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To put pressure on violent or oppressive regimes the international community has increasingly resorted to economic sanctions. These may achieve long-term benefits, but they also cost livesusually those of the poor and vulnerable.
Following the military coup in Haiti in September 1991, the United Nations imposed economic sanctions in an effort to restore democracy and human rights. Over the three years of sanctions, the rate of malnutrition for children under five increased from 27 per cent to over 50 per cent in many health institutions; thousands of children more may have died.
Before the overthrow of Haiti's first democratically elected government in 1991, the health of the nation's children was already among the most fragile in the western hemisphere, and most of the island's people, almost 7 million, lived in poverty. Sanctions caused employment and food production to plummet and also provoked inflation, which pushed up the cost of drugs and other essential items. Primary school enrolment dropped almost 25 per cent, as parents could no longer afford to send their children to school. Many of the wealthy and powerful were sheltered by overseas bank accounts and could buy what they needed on the black market. The poor, however, had no cushion against additional hardship.
Photo: Barefoot children run though water contaminated by garbage and sewage in a Port-au-Prince shanty town. ©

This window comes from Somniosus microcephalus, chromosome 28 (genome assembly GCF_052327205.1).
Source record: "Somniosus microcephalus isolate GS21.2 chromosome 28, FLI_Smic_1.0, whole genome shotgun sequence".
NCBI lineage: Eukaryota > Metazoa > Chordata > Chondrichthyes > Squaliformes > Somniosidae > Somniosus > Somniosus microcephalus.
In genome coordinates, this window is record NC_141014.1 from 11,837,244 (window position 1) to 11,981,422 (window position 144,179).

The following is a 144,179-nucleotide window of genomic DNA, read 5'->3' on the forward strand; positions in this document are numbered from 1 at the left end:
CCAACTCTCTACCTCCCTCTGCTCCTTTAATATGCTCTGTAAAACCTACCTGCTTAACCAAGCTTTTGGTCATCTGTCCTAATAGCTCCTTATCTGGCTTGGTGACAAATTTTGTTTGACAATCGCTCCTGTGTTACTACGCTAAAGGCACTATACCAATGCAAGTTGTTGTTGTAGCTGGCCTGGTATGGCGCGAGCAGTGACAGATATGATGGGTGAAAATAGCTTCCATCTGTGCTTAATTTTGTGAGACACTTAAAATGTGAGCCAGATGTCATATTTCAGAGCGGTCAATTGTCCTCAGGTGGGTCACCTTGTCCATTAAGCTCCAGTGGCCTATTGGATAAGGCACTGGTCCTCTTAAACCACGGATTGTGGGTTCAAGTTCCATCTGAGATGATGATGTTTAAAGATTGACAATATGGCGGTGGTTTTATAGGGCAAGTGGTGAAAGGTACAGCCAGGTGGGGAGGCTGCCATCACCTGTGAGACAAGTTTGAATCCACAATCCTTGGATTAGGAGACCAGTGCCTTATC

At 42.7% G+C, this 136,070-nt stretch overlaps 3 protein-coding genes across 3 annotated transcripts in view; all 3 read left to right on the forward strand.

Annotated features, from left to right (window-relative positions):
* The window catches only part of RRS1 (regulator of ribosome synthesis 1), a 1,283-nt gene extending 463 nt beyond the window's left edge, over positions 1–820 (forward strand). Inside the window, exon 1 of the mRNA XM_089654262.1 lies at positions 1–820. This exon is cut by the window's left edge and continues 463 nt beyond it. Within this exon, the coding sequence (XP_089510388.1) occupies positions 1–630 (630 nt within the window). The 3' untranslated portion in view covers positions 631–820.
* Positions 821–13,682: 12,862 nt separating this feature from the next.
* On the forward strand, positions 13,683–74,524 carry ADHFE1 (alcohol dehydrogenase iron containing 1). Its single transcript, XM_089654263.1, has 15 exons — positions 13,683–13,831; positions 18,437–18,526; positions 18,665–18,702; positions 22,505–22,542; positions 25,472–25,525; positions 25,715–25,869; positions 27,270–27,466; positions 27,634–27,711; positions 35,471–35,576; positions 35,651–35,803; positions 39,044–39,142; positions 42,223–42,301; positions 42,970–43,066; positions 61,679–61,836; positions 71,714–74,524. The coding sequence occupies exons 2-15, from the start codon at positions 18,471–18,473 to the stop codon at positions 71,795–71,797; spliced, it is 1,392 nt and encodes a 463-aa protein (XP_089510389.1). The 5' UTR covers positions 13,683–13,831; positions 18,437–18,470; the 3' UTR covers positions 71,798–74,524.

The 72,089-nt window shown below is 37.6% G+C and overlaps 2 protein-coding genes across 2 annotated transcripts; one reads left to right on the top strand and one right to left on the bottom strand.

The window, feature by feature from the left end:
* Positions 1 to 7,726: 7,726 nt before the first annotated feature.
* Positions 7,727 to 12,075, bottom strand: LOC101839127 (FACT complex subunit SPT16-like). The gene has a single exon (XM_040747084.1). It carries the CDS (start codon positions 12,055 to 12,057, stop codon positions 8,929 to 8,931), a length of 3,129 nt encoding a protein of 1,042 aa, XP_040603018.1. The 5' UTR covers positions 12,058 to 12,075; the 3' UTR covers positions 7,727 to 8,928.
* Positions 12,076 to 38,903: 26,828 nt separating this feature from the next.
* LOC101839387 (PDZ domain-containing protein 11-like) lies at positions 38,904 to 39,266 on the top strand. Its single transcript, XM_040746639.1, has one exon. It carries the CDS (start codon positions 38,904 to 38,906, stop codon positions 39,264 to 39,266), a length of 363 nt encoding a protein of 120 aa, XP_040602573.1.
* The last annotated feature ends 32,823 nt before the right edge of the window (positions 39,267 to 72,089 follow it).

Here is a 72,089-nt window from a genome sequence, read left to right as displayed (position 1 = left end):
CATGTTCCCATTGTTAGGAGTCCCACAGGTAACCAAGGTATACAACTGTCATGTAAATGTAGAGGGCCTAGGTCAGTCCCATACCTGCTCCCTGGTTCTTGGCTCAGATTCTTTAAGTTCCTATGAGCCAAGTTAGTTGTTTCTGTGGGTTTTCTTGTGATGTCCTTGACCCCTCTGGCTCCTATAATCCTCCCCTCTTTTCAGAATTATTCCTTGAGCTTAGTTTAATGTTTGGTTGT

A six-member mission from the Harvard Center for Population and Development Studies went to Haiti in July 1993 and included a visit to Maissade in the Central Plateau. Save the Children had already reported from this rural area of 45,000 people that from 1991 to 1992, when sanctions were being enforced, child mortality increased by up to 64 per cent. They also reported that between 1990 and 1993 there had been a parallel increase in the proportions of children who were moderately and severely malnourished.
In addition to shortages of food, people also suffered from the deterioration in health services. Field interviews by the Harvard team revealed that shortages of drugs, supplies and electrical power had led to breakdowns in primary health care. Bottlenecks in public transportation also reduced access to health facilities. This led, among other things, to a decline in immunization coverage and a rise in deaths from measles and other infections. Between 1991 and 1992, the proportion of total deaths attributed to measles increased from 1 per cent to 14 per cent.
With the lifting of sanctions and the return of Haiti's President Jean-Bertrand Aristide in October 1994, a six-month-long measles eradication campaign, supported by UNICEF, immunized almost 3 million children between the ages of 9 months and 14 years, raising coverage to 95 per cent of children by August 1995. In comparison, only 20 per cent of children were covered in 1993. Many of those immunized also received vitamin A capsules and a dose of polio vaccine provided by Rotary International.
The Harvard team recommended that the international community sharpen its approach to sanctions. First, it should focus more precisely on the real targets: the military and their élite supportersfreezing overseas bank accounts, withdrawing commercial air traffic and denying visas. Second, it should take measures specifically to protect the poor. These would include guaranteeing free movement of life-saving supplies, especially of food and medicines; ensuring access to water, shelter and clothing for vulnerable groups, particularly for mothers and children; closely and impartially assessing and monitoring the welfare of innocent populations; and safeguarding aid from misuse and diversion.